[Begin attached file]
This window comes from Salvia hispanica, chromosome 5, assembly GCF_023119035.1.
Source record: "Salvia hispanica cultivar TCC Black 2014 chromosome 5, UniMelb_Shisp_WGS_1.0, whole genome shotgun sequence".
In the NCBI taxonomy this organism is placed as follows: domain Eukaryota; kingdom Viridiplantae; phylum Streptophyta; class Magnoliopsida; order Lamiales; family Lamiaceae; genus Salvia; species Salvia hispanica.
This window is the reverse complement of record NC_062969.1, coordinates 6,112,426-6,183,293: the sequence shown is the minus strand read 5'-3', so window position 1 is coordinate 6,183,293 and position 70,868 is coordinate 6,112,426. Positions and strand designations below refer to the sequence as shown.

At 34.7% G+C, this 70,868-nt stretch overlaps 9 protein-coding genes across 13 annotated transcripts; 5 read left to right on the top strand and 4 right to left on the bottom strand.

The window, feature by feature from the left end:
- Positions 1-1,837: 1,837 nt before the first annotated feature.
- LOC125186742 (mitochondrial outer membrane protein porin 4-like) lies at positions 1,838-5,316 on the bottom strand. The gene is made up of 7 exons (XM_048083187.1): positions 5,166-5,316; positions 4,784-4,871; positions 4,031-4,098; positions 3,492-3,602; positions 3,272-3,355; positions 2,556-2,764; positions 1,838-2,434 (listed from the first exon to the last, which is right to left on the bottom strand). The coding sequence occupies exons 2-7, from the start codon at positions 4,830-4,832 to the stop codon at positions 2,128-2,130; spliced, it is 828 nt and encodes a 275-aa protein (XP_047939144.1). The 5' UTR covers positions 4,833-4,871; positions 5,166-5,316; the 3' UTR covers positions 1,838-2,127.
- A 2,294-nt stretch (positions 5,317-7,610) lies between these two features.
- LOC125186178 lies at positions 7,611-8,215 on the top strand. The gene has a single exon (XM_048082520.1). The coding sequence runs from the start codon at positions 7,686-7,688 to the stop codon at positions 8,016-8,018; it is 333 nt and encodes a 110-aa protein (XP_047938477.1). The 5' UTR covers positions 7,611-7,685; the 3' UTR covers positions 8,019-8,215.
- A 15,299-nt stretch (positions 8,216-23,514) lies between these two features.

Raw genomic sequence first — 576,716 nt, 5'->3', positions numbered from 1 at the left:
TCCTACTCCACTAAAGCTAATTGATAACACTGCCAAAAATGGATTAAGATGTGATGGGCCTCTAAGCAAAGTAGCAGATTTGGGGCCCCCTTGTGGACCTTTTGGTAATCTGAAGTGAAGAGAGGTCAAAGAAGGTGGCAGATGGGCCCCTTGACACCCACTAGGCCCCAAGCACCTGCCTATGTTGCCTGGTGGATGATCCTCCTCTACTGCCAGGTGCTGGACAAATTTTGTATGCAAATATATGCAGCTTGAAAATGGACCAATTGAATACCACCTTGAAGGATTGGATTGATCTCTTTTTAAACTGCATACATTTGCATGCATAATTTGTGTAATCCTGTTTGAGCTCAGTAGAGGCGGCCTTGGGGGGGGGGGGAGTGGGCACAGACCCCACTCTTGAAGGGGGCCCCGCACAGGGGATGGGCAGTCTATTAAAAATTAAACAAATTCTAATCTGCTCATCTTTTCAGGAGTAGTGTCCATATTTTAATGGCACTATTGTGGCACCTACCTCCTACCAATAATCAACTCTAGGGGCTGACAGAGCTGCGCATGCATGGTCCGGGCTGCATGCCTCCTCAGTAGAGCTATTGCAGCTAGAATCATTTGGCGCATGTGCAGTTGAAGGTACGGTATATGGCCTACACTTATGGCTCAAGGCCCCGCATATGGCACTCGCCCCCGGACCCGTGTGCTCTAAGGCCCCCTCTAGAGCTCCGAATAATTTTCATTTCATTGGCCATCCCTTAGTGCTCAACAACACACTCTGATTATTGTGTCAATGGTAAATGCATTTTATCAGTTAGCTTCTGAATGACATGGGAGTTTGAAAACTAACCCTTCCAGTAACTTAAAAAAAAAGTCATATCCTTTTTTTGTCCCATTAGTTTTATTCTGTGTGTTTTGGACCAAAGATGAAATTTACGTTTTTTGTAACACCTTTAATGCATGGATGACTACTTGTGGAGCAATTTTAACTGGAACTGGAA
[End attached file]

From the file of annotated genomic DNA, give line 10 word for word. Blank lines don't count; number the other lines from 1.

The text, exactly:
- LOC125186178 lies at positions 7,611-8,215 on the top strand. The gene has a single exon (XM_048082520.1). The coding sequence runs from the start codon at positions 7,686-7,688 to the stop codon at positions 8,016-8,018; it is 333 nt and encodes a 110-aa protein (XP_047938477.1). The 5' UTR covers positions 7,611-7,685; the 3' UTR covers positions 8,019-8,215.